For modern business owners and managers, there has never been as inexpensive and powerful a tool for developing content for their users than crowdsourcing. The strategic use of content crowdsourcing can position a business as an authority figure centered among a group of engaged customers. With such insights, various strategies for using crowdsourcing can produce relevant and proprietary content.

How to use crowdsourcing for your content marketing

There are numerous examples of companies creating content today through crowdsourcing techniques. Many large companies, such as Coca-Cola and General Mills, have pioneered the use of modern crowdsourcing approaches. However, many businesses, regardless of size, can now take advantage of the same concepts and methods.

Here are some strategies you can use to reap the benefits of content crowdsourcing:

1. Allow others to provide content and create value on your website.

The internet produced one of the most used and visible crowdsourcing projects in history with the creation of Wikipedia. Thousands of individuals have provided and continue to generate information accessed by millions. While virtually anyone can submit information to the site, the real crowdsourcing value comes from a large base of volunteers who vet and moderate the massive amount of information.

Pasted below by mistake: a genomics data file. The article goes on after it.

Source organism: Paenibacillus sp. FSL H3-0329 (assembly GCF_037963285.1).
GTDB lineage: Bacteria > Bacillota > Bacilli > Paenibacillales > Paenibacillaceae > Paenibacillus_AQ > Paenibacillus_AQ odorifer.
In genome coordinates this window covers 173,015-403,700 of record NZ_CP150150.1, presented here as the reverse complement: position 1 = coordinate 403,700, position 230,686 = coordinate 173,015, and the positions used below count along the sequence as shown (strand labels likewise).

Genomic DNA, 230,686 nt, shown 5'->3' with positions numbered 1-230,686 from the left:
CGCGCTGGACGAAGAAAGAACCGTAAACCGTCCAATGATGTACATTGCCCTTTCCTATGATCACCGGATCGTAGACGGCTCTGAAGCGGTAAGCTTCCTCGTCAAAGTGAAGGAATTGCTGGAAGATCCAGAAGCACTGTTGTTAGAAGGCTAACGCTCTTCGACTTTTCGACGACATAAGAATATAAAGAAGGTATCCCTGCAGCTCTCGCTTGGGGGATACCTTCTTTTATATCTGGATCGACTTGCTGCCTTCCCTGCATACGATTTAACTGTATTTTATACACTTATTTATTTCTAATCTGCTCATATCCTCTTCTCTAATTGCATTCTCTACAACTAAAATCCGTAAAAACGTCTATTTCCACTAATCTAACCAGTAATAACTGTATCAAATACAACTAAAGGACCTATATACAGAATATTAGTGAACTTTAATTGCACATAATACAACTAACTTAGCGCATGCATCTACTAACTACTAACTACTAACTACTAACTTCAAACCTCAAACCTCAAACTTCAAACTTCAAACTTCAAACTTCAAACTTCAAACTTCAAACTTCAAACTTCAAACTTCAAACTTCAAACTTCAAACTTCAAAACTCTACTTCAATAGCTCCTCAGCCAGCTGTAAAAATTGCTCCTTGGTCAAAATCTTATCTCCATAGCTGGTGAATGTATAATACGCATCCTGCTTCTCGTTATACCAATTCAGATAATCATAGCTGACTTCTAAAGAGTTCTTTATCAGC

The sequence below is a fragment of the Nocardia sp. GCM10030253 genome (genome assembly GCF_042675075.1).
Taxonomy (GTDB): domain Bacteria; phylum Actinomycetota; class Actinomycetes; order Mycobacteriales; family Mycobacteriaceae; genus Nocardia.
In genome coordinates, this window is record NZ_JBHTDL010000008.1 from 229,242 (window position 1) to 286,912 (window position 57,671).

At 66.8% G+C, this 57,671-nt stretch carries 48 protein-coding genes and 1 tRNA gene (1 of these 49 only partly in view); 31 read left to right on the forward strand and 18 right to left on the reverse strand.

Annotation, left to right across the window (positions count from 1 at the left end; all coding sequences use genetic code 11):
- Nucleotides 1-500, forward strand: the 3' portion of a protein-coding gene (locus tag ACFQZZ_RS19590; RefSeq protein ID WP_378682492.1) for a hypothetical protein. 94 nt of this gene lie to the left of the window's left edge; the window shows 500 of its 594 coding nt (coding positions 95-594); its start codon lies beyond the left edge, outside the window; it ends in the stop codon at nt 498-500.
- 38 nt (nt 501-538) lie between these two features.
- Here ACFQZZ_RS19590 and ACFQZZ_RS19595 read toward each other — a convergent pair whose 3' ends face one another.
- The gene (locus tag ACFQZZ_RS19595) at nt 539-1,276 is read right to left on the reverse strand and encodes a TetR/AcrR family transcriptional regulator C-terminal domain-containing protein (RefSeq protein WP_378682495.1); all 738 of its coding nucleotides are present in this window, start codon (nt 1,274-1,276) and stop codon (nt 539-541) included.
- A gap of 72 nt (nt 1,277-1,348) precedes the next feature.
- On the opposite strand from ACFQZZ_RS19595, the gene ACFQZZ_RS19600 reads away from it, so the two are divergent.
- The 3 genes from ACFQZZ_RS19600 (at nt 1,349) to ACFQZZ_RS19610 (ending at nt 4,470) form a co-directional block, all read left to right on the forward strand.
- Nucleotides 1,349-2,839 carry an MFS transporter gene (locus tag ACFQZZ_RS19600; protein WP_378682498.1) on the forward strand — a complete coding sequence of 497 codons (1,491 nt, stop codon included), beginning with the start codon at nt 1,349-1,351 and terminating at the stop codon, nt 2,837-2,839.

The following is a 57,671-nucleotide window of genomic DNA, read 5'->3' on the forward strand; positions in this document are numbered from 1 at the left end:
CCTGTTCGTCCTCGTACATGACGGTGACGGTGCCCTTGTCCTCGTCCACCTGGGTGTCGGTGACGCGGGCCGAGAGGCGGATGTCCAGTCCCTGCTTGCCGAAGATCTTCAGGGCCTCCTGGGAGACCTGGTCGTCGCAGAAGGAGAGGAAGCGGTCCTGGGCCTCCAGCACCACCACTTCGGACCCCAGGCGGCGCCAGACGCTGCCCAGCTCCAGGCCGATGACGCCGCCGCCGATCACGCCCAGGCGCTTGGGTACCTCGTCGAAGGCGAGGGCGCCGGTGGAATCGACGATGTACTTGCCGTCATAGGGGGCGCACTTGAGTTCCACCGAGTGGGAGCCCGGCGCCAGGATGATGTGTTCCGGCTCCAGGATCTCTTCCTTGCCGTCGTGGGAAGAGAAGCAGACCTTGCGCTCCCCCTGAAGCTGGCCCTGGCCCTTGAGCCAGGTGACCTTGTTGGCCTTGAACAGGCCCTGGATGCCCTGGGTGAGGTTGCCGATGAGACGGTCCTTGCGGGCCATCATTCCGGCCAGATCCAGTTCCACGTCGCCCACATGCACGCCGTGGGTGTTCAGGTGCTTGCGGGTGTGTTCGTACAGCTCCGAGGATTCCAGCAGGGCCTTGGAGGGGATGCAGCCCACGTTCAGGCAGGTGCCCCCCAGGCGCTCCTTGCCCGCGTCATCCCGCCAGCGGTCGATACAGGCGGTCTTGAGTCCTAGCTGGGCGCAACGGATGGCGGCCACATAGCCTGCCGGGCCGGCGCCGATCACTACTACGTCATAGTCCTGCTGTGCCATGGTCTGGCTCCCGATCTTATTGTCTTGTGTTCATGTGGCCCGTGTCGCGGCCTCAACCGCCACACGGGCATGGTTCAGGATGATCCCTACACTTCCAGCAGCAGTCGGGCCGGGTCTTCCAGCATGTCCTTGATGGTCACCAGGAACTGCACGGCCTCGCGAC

This project is more like a large small business than a corporate undertaking, thanks to the power of crowdsourcing. Your industry may need an ongoing point of information and reference that will create a broad following. While it doesn’t need to be as broad as Wikipedia, you can replicate something similar by allowing your audience to provide guest content on your website or blog. Another way to do this is to create an online community forum so users can contribute to industry- or brand-focused conversations on your website.

2. Use social media to crowdsource your content.

Social media is advantageous in digital marketing. Facebook has 2.9 billion active users alone, and photo platforms like Instagram (1.4 billion users) and video platforms like YouTube (2.3 billion users) and TikTok (1 billion users) aren’t far behind. Consumers spend countless hours on social media, making it a great way to reach them.